OpenJurist

425 F2d 845 Gaito v. Ellenbogen

425 F.2d 845

Joseph GAITO, Appellant,
v.
Honorable Henry ELLENBOGEN, Honorable J. Frank Graff,
Honorable William C. Sennett, Honorable Robert W.
Duggan and A. T. Prasse, et al.

No. 18039.

United States Court of Appeals, Third Circuit.

Submitted Feb. 20, 1970.
Decided April 28, 1970.

Joseph Gaito, pro se.

Carol Mary Los, Asst. Dist. Atty., Pittsburgh, Pa. (Robert W. Duggan, Dist. Atty. of Allegheny County, Robert L. Campbell, Asst. Dist. Atty., Pittsburgh, Pa., on the brief), for appellees.

Before KALODNER and VAN DUSEN, Circuit Judges, and FULLAM, District judge.

OPINION OF THE COURT

VAN DUSEN, Circuit Judge.

1

This is an appeal from an order of April 17, 1969, dismissing plaintiff's civil rights complaint against various state officials.

2

The basic facts in this case appear to be undisputed. Plaintiff was convicted on February 19, 1960, of armed robbery, assault with intent to kill, and carrying a concealed deadly weapon, and was sentenced to 18 to 42 years' imprisonment. He took no direct appeal from this sentence.

3

On May 16, 1968, plaintiff filed a 111-page petition in the state court under the Pennsylvania Post-Conviction Hearing Act, alleging errors relating to the conduct of his trial. The main thrusts of his claim appear to be that the trial judge, by aiding the prosecution, deprived him of his right to an impartial tribunal, and that he was denied effective assistance of counsel. The trial judge, sitting as hearing judge, ordered an amended petition (apparently due to difficulty in understanding plaintiff's contentions) and appointed the public defender as counsel for plaintiff. Plaintiff then filed a nine-page amended petition, refusing appointment of counsel in a letter to the judge. At a hearing held November 18, 1968, the judge again urged plaintiff to accept the assistance of counsel, and plaintiff again refused. By order of February 11, 1969, the court dismissed 'each and every Petition which has been filed by petitioner in the above entitled case' because they failed to meet the requirements of Rule 1501 of the Pennsylvania Rules of Criminal Procedure, 19 P.S. Appendix.1 The order stated that 'a new Petition is to be filed by petitioner, specifically raising in concise form all of the points which petitioner wishes to raise in this proceeding,' and that the public defender was appointed 'to act only in an advisory capacity as the Petitioner may see fit in assisting in the preparation of such petition.' Plaintiff then moved, by letter to President Judge Ellenbogen, to have the hearing judge disqualified on the basis of his conduct at plaintiff's criminal trial. Judge Ellenbogen refused to intervene. Plaintiff took no appeal from the dismissal of his petitions or from Judge Ellenbogen's decision.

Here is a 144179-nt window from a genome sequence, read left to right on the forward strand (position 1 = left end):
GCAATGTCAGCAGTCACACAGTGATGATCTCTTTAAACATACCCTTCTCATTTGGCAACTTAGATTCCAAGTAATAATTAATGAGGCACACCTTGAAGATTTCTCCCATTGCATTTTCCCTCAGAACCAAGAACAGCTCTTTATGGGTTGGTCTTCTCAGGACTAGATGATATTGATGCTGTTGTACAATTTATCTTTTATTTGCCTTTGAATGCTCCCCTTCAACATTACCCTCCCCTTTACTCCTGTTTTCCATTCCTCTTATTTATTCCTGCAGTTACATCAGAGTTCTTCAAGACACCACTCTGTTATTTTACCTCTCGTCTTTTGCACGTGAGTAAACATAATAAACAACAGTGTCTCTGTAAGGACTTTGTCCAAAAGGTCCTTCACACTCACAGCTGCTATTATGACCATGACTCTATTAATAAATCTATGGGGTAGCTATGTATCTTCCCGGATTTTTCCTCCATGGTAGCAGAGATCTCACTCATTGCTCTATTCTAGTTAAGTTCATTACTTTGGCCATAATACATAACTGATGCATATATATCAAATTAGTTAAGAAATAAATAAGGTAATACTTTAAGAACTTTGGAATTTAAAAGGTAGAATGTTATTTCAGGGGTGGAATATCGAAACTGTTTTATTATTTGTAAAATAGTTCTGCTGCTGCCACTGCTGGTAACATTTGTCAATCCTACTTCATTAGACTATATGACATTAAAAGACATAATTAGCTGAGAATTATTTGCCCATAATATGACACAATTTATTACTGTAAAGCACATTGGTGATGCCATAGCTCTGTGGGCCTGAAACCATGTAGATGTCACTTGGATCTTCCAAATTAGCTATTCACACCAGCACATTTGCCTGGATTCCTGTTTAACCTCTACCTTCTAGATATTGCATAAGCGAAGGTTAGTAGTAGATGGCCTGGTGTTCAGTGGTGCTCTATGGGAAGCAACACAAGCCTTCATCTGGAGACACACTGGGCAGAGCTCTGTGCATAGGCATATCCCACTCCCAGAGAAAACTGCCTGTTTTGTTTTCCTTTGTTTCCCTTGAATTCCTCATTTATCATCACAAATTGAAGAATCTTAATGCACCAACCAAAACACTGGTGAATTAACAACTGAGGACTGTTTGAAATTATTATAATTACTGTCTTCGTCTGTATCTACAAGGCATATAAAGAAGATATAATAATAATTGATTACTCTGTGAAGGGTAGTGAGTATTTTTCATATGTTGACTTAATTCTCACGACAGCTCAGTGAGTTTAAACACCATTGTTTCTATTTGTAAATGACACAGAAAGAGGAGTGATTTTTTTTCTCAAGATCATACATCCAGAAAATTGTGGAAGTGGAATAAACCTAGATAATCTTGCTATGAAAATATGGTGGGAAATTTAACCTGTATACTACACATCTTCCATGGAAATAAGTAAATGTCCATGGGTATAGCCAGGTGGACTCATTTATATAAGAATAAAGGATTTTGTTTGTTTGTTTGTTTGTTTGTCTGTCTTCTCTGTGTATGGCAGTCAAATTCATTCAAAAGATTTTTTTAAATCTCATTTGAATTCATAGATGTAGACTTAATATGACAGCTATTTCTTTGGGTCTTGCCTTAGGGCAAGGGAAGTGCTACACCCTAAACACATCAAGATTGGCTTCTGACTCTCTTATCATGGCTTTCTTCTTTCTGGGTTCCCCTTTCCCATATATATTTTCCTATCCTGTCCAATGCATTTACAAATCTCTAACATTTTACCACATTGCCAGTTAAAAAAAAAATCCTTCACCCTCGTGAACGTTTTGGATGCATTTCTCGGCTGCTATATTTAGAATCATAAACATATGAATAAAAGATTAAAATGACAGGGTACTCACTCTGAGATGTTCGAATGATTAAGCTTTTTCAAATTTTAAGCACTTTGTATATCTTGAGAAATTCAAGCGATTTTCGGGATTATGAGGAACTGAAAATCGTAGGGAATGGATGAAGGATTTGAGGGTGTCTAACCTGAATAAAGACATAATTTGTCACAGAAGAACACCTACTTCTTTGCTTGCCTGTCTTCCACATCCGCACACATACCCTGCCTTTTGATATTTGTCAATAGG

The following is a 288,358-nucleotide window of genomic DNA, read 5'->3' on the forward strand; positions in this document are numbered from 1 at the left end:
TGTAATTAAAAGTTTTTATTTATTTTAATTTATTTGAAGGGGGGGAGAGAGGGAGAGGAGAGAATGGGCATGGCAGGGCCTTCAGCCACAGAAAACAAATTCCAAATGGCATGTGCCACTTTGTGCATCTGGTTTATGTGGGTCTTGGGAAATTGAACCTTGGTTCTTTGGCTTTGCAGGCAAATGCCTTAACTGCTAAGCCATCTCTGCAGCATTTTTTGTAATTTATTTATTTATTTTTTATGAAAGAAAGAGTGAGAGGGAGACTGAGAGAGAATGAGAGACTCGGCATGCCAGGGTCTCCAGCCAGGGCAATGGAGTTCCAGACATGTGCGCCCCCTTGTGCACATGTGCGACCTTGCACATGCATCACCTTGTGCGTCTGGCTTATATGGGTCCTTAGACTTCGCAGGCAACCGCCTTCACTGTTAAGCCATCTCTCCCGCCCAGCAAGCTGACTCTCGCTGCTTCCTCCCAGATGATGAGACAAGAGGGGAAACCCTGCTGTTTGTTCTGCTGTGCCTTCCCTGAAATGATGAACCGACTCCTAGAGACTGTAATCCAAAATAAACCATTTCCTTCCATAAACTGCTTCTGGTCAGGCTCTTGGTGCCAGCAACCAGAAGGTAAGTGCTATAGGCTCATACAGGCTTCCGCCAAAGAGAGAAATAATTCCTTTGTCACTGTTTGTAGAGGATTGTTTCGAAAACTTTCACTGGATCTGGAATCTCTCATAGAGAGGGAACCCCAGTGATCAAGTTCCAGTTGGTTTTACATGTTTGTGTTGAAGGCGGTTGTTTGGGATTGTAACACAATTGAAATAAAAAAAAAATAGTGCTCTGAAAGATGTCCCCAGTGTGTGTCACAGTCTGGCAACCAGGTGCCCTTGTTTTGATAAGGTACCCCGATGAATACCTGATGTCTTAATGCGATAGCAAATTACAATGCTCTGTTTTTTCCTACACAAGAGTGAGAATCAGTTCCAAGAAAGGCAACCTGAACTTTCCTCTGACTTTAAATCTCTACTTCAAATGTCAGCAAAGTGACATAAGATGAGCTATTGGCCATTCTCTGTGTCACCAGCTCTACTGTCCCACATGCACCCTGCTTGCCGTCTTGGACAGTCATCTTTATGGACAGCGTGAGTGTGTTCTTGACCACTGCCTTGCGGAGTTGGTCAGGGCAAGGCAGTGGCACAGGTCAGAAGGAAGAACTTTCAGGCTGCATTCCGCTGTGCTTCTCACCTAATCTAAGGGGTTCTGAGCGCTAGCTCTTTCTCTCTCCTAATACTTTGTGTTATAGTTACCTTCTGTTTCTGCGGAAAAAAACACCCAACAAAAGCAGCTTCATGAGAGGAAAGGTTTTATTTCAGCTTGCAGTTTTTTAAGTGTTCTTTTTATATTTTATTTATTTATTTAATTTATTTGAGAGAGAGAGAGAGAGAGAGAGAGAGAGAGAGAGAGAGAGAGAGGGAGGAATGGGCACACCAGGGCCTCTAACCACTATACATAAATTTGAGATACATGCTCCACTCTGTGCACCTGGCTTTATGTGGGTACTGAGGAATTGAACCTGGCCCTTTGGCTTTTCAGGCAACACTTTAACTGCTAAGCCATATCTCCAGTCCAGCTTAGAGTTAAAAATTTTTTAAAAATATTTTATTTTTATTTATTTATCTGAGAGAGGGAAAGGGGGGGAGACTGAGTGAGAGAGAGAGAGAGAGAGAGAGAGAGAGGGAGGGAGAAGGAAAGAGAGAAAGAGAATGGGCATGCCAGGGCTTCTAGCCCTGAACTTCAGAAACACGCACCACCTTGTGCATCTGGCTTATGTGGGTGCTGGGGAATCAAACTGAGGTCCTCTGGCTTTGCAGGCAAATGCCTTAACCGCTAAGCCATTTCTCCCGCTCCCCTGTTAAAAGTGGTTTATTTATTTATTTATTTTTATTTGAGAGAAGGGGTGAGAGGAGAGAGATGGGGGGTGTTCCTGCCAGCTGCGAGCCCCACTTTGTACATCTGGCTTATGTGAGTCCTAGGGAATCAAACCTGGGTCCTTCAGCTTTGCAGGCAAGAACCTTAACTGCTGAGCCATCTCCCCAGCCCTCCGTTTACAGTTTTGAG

4